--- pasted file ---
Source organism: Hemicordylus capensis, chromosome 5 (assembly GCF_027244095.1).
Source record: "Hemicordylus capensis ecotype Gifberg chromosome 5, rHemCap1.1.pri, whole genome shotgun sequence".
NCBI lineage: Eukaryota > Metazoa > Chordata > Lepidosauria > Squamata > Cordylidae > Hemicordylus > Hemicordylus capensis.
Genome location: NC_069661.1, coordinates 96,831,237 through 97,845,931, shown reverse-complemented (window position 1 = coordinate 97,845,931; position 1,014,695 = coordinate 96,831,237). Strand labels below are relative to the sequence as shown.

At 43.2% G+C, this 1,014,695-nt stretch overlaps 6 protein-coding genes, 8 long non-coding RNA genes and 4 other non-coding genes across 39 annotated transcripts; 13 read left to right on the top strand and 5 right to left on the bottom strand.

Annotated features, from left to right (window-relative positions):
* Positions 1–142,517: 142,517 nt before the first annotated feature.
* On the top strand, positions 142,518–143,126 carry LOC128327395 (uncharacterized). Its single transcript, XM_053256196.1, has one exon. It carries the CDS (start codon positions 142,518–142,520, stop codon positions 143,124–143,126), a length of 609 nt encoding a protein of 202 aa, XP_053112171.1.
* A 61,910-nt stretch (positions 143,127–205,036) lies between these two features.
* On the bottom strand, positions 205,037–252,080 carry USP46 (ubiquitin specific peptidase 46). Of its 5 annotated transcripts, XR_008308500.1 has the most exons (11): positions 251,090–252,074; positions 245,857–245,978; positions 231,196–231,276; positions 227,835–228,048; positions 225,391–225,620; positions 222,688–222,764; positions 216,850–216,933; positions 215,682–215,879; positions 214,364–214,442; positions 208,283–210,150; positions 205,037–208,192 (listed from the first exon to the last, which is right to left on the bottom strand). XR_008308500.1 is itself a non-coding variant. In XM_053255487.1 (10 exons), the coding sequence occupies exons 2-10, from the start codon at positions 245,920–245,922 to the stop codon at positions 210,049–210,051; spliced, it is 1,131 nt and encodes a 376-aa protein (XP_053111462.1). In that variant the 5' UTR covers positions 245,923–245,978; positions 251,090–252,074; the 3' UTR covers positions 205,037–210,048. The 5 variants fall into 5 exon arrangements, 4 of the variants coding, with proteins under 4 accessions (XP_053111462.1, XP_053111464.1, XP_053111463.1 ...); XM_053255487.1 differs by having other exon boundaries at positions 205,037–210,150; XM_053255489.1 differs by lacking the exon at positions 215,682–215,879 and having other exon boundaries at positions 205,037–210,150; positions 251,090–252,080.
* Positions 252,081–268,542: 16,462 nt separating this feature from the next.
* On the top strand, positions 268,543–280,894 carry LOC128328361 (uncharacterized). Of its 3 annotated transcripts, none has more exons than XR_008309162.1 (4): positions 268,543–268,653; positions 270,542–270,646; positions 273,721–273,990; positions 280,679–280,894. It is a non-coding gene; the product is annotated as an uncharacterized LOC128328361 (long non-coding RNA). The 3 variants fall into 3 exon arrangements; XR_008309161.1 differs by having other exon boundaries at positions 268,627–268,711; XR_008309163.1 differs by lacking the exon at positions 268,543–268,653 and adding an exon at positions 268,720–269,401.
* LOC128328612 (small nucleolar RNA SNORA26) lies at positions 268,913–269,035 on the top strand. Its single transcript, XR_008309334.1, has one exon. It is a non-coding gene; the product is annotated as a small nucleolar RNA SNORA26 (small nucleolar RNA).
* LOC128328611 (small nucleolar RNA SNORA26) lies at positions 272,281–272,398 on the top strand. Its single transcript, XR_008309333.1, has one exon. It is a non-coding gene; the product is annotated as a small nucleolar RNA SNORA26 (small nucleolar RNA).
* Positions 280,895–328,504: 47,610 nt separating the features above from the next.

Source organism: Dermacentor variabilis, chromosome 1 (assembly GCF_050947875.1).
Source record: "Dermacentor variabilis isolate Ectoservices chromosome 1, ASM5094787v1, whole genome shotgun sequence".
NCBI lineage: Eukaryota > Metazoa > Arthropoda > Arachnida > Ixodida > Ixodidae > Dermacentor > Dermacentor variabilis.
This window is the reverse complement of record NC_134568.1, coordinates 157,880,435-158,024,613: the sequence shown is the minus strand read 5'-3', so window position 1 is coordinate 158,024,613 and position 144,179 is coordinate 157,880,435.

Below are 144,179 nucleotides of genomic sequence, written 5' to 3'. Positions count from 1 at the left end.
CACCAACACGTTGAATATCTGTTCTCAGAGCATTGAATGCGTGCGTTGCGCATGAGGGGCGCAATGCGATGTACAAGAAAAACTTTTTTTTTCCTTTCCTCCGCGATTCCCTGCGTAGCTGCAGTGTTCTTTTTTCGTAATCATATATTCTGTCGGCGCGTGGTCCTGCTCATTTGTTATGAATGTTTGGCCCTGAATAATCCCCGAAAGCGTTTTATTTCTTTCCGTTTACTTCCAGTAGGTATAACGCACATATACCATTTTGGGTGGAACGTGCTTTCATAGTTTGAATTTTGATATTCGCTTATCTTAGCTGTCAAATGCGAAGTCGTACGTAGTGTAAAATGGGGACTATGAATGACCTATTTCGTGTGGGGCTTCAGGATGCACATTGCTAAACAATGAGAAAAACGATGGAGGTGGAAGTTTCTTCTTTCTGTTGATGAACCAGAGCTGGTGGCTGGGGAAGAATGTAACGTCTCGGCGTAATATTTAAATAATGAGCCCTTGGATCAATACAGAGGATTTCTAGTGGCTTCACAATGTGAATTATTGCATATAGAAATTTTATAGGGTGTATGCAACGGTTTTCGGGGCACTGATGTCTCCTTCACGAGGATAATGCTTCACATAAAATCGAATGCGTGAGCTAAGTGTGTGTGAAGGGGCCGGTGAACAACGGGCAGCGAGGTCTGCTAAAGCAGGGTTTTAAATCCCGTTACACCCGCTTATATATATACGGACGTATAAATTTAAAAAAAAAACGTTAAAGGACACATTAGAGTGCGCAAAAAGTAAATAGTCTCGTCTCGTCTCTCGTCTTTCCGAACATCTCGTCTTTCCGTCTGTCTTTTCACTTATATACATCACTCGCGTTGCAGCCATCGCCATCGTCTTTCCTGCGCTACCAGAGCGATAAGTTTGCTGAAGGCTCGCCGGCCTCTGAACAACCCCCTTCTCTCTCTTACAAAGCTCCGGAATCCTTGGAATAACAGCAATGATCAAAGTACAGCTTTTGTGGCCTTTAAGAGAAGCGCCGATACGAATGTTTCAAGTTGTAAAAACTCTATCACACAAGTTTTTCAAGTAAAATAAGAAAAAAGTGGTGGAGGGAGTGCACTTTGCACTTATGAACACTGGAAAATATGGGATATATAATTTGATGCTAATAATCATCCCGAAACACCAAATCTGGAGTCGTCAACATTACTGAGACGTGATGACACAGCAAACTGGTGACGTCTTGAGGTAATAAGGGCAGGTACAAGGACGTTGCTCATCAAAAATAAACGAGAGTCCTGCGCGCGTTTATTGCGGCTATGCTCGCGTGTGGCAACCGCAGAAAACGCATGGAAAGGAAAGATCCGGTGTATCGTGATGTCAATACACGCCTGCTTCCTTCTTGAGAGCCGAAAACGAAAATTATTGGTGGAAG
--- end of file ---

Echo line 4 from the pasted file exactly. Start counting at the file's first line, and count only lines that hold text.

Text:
Genome location: NC_069661.1, coordinates 96,831,237 through 97,845,931, shown reverse-complemented (window position 1 = coordinate 97,845,931; position 1,014,695 = coordinate 96,831,237). Strand labels below are relative to the sequence as shown.